New students are encouraged to begin research projects as soon as possible. New students work with the DGS to identify a temporary research adviser and research project. In some cases, the initial project becomes the thesis topic, but many students work on several smaller projects before beginning the subject of their dissertation. Graduate students are expected to continue their research and training during the summer at Princeton, in the field, or at another laboratory. In addition, students are encouraged to attend the meetings of scientific societies.
Generally by the end of the second semester, and certainly by the end of the first academic year, each student settles on a permanent adviser who will supervise work on the thesis.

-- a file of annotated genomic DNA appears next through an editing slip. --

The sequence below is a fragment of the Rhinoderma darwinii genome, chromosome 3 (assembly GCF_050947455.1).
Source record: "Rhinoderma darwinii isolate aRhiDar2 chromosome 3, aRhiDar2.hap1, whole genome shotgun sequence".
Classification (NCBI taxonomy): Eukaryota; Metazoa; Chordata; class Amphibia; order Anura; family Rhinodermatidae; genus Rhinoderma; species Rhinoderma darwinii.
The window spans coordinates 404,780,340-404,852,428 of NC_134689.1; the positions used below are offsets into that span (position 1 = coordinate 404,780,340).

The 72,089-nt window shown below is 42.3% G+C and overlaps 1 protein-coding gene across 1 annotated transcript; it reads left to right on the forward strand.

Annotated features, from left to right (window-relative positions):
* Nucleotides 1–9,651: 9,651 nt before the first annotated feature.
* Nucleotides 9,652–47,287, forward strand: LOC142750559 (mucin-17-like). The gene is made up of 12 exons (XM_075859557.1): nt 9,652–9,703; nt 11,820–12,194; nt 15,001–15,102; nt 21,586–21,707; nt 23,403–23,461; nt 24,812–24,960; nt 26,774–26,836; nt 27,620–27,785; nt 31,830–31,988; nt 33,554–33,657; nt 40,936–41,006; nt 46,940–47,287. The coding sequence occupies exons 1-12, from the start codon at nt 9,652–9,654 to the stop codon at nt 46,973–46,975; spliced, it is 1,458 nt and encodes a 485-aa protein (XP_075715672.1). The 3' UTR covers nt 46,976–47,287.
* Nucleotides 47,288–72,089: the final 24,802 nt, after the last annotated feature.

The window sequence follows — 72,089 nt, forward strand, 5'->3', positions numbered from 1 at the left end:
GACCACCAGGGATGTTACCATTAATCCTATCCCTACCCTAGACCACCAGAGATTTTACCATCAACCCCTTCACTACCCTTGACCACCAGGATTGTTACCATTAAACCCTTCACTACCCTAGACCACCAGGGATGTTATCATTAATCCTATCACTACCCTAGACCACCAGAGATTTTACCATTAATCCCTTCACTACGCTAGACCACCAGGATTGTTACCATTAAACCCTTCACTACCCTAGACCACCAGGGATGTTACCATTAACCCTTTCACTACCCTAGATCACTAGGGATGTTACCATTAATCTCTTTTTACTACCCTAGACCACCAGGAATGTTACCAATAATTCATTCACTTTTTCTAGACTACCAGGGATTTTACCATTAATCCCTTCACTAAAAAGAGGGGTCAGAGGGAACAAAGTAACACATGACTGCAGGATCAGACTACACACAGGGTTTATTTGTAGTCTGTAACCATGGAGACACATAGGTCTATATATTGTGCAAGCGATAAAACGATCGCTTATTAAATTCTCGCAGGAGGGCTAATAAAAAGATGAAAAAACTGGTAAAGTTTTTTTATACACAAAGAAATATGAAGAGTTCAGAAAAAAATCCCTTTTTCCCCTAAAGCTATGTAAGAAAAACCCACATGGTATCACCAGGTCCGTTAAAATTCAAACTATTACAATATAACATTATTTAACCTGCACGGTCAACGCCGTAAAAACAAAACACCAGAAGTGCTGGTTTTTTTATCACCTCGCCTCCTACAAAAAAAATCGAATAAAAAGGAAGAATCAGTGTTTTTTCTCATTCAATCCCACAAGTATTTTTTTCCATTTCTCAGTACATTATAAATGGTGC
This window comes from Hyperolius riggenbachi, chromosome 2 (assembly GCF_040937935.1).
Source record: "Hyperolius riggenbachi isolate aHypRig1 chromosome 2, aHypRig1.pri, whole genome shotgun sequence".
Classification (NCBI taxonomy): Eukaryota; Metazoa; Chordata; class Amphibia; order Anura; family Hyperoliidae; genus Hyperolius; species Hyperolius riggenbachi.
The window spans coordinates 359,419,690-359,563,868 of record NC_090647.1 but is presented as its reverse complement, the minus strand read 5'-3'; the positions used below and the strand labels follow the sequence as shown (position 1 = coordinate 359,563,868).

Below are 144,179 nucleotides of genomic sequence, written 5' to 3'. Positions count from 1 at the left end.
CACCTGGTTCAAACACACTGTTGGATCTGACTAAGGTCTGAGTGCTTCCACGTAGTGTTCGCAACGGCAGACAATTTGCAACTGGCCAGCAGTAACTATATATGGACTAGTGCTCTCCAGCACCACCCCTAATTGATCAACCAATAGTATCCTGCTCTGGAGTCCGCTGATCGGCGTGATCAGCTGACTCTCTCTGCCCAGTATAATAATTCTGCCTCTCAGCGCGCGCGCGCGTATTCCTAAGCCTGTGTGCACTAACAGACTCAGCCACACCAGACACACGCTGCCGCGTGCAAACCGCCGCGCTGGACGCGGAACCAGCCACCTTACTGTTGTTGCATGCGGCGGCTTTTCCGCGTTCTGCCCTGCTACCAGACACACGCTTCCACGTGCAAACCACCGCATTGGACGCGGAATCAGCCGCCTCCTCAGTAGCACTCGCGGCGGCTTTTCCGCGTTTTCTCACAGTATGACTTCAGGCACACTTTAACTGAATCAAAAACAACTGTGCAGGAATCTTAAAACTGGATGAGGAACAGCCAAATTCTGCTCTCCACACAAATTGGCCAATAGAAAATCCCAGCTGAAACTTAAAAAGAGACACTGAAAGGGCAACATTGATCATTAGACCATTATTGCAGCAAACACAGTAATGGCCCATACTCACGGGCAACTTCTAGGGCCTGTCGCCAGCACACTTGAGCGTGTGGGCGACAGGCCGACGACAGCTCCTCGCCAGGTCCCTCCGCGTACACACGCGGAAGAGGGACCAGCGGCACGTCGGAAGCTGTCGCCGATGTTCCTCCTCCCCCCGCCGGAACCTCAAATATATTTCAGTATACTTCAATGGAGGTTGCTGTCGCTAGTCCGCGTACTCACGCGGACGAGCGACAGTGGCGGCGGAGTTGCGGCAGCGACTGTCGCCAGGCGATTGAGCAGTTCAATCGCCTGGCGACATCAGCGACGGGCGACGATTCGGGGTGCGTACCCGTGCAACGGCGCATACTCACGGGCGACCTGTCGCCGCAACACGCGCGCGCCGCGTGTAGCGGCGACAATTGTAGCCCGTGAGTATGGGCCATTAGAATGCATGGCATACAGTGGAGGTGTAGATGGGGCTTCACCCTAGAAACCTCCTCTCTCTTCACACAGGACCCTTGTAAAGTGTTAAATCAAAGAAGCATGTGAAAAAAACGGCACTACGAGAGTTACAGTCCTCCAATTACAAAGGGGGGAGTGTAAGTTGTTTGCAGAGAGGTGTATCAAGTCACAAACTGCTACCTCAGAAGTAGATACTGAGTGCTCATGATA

The general examination is normally taken in the spring of the second year of study. A student may take the general examination at the end of the first year if they wish, as long as the residency requirement set by the Graduate School has been met.
The general examination consists of an oral examination, about three hours in length, conducted by the student’s dissertation committee. The dissertation committee is chosen in advance by the student and the adviser and is normally composed of four or five Princeton faculty members. The committee may also include members of other departments within the University. Should the student’s area of study warrant it, faculty members from other institutions with special competence are invited to serve on the dissertation committee.